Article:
The inexperienced U.S. Army matured rapidly during the fighting in North Africa. There was no other choice. Its British allies had been immersed in World War II since 1939 and gained a hardened edge. Its German adversaries were veteran troops of the vaunted Afrika Korps.

The Americans had landed on the African continent during Operation Torch on November 8, 1942. Three months later, their nose had been bloodied at Kasserine Pass. Adding insult to injury was the haughtiness of the British, who considered the Americans inferior and sometimes even referred to them as “Our Italians.” Friction, finger pointing, and outright hostility were rife among the Allies by the spring of 1943, and the performance of the U.S. 34th Infantry Division during an advance against the pass at Fondouk compounded those issues. The 34th was commanded by Maj. Gen. Charles W. Ryder, while his immediate corps commander was British Lt. Gen. John Crocker.

Ryder protested Crocker’s insistence that Fondouk should be taken by frontal assault but obeyed the direct order to launch the effort. The result was a bloody failure. Crocker blamed Ryder and American inferiority, ordering the 34th Division out of the line and to a rear area for further training. Ryder was enraged. The assertion was clear—a smirch on the reputation of the 34th Division and the U.S. Army as a whole. Ryder appealed to the American II Corps commander, Lt. Gen. George S. Patton, Jr., and to II Corps deputy commander, Maj. Gen. Omar Bradley, a friend who graduated with Ryder in the famed West Point Class of 1915, the “Class the Stars Fell On,” from which 59 members achieved general rank during their careers. The class also included Mediterranean Theater Commander General Dwight D. Eisenhower.

Both Patton and Bradley howled their disapproval of Crocker’s decision and appealed to British Field Marshal Sir Harold Alexander, chief of Allied Middle East Command. “There was little indication that Ike cared,” wrote Bradley, “so Patton and I undertook to avert what surely would have been the destruction of the division and the professional ruin of Doc Ryder, a valuable tactician.”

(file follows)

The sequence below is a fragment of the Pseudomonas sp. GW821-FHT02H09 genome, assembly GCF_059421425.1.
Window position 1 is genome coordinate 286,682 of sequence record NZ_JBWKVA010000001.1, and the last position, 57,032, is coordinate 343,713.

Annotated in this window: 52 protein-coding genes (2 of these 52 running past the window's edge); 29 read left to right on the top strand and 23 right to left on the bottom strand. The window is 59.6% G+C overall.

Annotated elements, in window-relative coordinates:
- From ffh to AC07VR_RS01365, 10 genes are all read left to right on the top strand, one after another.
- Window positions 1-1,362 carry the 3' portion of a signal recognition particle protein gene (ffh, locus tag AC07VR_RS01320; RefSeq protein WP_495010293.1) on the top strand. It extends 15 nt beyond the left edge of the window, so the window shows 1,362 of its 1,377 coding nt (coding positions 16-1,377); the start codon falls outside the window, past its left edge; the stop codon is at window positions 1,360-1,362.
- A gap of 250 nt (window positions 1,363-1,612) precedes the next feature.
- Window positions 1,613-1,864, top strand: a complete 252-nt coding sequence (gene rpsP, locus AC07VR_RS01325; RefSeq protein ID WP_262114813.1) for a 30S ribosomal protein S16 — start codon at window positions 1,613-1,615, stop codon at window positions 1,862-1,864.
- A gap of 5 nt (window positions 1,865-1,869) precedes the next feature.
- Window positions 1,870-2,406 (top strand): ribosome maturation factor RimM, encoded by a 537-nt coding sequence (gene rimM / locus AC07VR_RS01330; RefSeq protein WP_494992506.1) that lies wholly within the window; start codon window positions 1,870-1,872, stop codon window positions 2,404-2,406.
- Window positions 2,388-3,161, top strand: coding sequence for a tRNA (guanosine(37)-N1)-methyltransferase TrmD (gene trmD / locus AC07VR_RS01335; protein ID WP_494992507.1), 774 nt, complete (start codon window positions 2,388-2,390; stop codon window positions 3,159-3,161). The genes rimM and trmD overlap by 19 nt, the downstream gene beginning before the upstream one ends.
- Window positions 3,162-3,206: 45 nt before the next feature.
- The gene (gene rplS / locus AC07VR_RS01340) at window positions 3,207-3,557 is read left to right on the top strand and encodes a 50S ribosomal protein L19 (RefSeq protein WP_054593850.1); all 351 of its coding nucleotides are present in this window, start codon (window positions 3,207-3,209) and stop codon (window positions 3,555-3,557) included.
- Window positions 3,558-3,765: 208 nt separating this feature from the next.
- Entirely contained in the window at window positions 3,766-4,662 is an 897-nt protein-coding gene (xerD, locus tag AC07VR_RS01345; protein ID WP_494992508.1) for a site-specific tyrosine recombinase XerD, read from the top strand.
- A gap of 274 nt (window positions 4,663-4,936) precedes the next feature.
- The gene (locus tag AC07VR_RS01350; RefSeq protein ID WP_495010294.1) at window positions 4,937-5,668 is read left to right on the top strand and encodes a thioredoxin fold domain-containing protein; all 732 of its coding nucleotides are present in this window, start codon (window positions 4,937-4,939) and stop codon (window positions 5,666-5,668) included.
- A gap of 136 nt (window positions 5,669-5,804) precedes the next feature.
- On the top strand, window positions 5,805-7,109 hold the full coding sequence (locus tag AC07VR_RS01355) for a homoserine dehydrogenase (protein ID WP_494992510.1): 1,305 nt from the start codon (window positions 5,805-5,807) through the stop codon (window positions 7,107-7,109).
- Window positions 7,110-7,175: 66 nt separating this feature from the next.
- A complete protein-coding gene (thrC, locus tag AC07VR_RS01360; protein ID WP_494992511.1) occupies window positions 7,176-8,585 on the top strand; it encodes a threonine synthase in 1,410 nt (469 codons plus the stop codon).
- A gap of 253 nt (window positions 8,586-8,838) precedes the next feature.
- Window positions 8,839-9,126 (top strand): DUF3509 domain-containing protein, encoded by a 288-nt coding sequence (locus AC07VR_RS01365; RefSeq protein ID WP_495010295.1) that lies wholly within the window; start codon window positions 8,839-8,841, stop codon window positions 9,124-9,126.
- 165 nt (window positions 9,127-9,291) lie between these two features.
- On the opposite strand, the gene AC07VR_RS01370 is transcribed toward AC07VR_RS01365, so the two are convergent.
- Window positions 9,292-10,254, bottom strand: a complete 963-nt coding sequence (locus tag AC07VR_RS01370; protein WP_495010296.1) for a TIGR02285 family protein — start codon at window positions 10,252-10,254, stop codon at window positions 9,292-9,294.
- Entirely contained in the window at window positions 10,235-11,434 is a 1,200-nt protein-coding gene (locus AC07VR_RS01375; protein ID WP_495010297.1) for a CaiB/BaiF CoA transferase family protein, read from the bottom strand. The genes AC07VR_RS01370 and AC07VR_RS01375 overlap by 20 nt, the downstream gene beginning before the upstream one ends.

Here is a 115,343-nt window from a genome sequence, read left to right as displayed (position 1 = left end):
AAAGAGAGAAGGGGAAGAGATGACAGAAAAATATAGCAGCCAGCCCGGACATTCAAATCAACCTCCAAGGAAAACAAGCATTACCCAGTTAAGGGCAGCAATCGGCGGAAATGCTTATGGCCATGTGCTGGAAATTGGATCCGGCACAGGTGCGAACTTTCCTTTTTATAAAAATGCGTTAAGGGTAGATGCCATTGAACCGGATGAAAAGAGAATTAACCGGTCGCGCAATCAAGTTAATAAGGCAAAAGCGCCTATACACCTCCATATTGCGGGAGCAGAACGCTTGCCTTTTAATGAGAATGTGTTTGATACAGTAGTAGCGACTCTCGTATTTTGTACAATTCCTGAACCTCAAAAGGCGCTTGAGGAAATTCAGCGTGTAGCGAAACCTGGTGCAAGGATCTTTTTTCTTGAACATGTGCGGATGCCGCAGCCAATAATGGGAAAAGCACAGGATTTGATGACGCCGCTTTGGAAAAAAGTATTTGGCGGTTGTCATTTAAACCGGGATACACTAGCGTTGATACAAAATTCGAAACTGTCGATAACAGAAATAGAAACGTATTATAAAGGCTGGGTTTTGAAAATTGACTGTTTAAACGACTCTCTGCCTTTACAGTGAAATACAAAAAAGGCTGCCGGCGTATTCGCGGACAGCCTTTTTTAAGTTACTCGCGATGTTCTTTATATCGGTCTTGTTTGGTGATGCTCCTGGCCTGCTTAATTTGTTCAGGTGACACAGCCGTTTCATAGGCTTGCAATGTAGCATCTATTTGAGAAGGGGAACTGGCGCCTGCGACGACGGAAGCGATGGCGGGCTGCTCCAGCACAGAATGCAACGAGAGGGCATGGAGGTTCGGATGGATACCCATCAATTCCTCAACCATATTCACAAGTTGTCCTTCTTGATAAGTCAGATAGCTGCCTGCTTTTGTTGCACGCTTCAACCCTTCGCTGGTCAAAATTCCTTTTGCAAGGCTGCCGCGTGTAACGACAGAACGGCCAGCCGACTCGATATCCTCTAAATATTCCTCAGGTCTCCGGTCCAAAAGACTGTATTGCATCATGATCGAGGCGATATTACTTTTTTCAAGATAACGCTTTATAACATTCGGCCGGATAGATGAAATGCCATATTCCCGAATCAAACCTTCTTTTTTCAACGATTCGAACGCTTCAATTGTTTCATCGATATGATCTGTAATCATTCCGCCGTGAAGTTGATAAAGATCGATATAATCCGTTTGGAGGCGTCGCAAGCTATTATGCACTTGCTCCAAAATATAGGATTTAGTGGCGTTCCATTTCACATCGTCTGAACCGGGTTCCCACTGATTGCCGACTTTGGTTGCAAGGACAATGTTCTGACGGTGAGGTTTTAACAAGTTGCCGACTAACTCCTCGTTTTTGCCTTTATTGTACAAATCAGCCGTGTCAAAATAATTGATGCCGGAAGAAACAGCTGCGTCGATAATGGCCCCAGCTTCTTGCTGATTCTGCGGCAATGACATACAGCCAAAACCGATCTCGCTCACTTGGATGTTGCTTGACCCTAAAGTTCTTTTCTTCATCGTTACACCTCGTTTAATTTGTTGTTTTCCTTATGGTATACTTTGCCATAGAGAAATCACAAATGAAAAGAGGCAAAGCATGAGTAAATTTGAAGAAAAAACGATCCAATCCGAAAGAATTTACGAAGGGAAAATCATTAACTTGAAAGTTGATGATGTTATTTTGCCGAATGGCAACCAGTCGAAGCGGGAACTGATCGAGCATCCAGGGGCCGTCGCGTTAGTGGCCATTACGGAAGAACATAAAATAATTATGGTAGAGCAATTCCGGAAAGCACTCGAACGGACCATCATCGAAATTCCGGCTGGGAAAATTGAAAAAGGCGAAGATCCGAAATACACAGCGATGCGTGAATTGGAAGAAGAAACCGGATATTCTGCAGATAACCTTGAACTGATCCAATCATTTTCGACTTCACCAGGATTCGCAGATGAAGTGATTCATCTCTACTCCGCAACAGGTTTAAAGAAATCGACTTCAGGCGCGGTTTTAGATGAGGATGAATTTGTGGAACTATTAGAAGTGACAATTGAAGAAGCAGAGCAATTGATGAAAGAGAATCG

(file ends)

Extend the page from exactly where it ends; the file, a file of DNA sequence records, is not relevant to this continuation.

Ryder was no coward. He had been seriously wounded during World War I and continued his career with a damaged heart. During the Great War he had received two Distinguished Service Crosses and a Silver Star for bravery, along with the Purple Heart for the wound. Bradley had skin in the game when he backed Ryder and the 34th Division during the subsequent drive to Bizerte in April 1943. Alexander agreed to give Bradley the division and allow the Americans to find redemption, shaking off the stigma of failure that often dogs an army that has been ill served or known little combat.

That redemption came at Hill 609 at the end of April. “Get me that hill,” Bradley said bluntly. Named for its height in meters, Hill 609 was a rugged promontory that the Germans had festooned with artillery that regularly raked American troops trying to advance. The 34th Division was no different. A day of hard fighting resulted in limited gains. The fight dragged on, but the Americans were relentless. Finally, on April 30, supported by their own artillery and 17 Sherman tanks, Ryder’s command claimed the summit of Hill 609. Subsequently, the 34th Division held its ground against German counterattacks for another full day.

“I was immensely pleased with this victory at Hill 609,” wrote Bradley. “I was pleased, too, for Doc Ryder’s 34th Division. As I had expected the victory restored self-confidence to the division, and no one ever again would question its courage. In fact, it went on to become one of the finest infantry outfits of World War II.”

Seventy-five years ago, Maj. Gen. Charles W. Ryder and the 34th Infantry Division carried the honor of their unit, their army, and their country across an embattled stretch of Tunisian desert and up Hill 609—and won!

Michael E. Haskew

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